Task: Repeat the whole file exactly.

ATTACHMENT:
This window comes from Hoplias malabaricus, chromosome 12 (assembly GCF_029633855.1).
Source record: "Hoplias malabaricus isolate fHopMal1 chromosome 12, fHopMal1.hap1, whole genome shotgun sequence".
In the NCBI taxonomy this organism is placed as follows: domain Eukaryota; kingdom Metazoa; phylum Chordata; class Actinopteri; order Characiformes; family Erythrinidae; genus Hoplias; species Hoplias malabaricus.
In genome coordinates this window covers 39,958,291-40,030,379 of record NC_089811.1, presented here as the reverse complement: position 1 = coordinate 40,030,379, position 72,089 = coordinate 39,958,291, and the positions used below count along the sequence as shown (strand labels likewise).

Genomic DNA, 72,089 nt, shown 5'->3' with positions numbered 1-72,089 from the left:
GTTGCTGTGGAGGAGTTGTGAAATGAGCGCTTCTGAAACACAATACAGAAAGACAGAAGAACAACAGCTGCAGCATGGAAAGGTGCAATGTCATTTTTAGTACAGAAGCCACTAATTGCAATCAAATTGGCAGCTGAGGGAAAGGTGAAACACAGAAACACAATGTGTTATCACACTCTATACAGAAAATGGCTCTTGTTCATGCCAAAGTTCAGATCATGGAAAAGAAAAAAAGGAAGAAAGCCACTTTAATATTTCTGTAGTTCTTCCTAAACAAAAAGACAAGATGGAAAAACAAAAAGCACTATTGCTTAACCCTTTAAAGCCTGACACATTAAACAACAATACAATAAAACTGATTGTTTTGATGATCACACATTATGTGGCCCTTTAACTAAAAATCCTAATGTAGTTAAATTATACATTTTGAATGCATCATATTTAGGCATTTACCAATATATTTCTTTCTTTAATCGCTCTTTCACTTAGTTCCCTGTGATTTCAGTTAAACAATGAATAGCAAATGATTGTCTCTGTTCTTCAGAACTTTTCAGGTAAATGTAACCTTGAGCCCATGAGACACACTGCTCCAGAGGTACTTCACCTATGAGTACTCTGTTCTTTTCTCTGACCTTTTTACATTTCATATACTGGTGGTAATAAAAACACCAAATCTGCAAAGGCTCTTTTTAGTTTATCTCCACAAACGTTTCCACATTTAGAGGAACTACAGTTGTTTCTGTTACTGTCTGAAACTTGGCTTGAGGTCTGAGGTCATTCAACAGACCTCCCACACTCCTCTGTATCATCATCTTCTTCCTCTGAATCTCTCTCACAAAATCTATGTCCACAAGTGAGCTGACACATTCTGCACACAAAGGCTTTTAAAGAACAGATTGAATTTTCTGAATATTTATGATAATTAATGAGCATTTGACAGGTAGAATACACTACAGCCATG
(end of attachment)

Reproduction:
This window comes from Hoplias malabaricus, chromosome 12 (assembly GCF_029633855.1).
Source record: "Hoplias malabaricus isolate fHopMal1 chromosome 12, fHopMal1.hap1, whole genome shotgun sequence".
In the NCBI taxonomy this organism is placed as follows: domain Eukaryota; kingdom Metazoa; phylum Chordata; class Actinopteri; order Characiformes; family Erythrinidae; genus Hoplias; species Hoplias malabaricus.
In genome coordinates this window covers 39,958,291-40,030,379 of record NC_089811.1, presented here as the reverse complement: position 1 = coordinate 40,030,379, position 72,089 = coordinate 39,958,291, and the positions used below count along the sequence as shown (strand labels likewise).

Genomic DNA, 72,089 nt, shown 5'->3' with positions numbered 1-72,089 from the left:
GTTGCTGTGGAGGAGTTGTGAAATGAGCGCTTCTGAAACACAATACAGAAAGACAGAAGAACAACAGCTGCAGCATGGAAAGGTGCAATGTCATTTTTAGTACAGAAGCCACTAATTGCAATCAAATTGGCAGCTGAGGGAAAGGTGAAACACAGAAACACAATGTGTTATCACACTCTATACAGAAAATGGCTCTTGTTCATGCCAAAGTTCAGATCATGGAAAAGAAAAAAAGGAAGAAAGCCACTTTAATATTTCTGTAGTTCTTCCTAAACAAAAAGACAAGATGGAAAAACAAAAAGCACTATTGCTTAACCCTTTAAAGCCTGACACATTAAACAACAATACAATAAAACTGATTGTTTTGATGATCACACATTATGTGGCCCTTTAACTAAAAATCCTAATGTAGTTAAATTATACATTTTGAATGCATCATATTTAGGCATTTACCAATATATTTCTTTCTTTAATCGCTCTTTCACTTAGTTCCCTGTGATTTCAGTTAAACAATGAATAGCAAATGATTGTCTCTGTTCTTCAGAACTTTTCAGGTAAATGTAACCTTGAGCCCATGAGACACACTGCTCCAGAGGTACTTCACCTATGAGTACTCTGTTCTTTTCTCTGACCTTTTTACATTTCATATACTGGTGGTAATAAAAACACCAAATCTGCAAAGGCTCTTTTTAGTTTATCTCCACAAACGTTTCCACATTTAGAGGAACTACAGTTGTTTCTGTTACTGTCTGAAACTTGGCTTGAGGTCTGAGGTCATTCAACAGACCTCCCACACTCCTCTGTATCATCATCTTCTTCCTCTGAATCTCTCTCACAAAATCTATGTCCACAAGTGAGCTGACACATTCTGCACACAAAGGCTTTTAAAGAACAGATTGAATTTTCTGAATATTTATGATAATTAATGAGCATTTGACAGGTAGAATACACTACAGCCATG